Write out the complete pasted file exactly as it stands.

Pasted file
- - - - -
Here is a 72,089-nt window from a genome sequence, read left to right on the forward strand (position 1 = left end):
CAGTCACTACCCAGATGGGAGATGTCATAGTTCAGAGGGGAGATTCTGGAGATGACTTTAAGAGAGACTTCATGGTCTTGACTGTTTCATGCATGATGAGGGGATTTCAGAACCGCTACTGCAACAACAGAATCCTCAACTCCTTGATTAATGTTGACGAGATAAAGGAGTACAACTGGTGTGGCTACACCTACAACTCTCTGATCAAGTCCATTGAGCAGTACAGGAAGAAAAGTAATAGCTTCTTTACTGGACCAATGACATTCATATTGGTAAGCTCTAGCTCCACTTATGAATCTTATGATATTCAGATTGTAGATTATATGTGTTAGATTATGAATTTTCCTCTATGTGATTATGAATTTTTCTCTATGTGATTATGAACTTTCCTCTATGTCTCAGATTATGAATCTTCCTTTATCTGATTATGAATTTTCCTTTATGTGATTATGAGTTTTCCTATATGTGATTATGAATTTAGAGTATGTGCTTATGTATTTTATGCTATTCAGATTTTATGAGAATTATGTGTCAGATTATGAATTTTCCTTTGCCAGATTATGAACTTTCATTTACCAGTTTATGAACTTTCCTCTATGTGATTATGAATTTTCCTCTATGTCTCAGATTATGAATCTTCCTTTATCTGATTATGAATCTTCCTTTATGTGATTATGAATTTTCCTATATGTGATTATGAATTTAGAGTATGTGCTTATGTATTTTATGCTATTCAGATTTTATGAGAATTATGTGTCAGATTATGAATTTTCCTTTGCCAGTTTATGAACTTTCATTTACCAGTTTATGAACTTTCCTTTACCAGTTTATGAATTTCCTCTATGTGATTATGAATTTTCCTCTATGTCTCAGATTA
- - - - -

Here is a 72,089-nt window from a genome sequence, read left to right on the forward strand (position 1 = left end):
CAGTCACTACCCAGATGGGAGATGTCATAGTTCAGAGGGGAGATTCTGGAGATGACTTTAAGAGAGACTTCATGGTCTTGACTGTTTCATGCATGATGAGGGGATTTCAGAACCGCTACTGCAACAACAGAATCCTCAACTCCTTGATTAATGTTGACGAGATAAAGGAGTACAACTGGTGTGGCTACACCTACAACTCTCTGATCAAGTCCATTGAGCAGTACAGGAAGAAAAGTAATAGCTTCTTTACTGGACCAATGACATTCATATTGGTAAGCTCTAGCTCCACTTATGAATCTTATGATATTCAGATTGTAGATTATATGTGTTAGATTATGAATTTTCCTCTATGTGATTATGAATTTTTCTCTATGTGATTATGAACTTTCCTCTATGTCTCAGATTATGAATCTTCCTTTATCTGATTATGAATTTTCCTTTATGTGATTATGAGTTTTCCTATATGTGATTATGAATTTAGAGTATGTGCTTATGTATTTTATGCTATTCAGATTTTATGAGAATTATGTGTCAGATTATGAATTTTCCTTTGCCAGATTATGAACTTTCATTTACCAGTTTATGAACTTTCCTCTATGTGATTATGAATTTTCCTCTATGTCTCAGATTATGAATCTTCCTTTATCTGATTATGAATCTTCCTTTATGTGATTATGAATTTTCCTATATGTGATTATGAATTTAGAGTATGTGCTTATGTATTTTATGCTATTCAGATTTTATGAGAATTATGTGTCAGATTATGAATTTTCCTTTGCCAGTTTATGAACTTTCATTTACCAGTTTATGAACTTTCCTTTACCAGTTTATGAATTTCCTCTATGTGATTATGAATTTTCCTCTATGTCTCAGATTA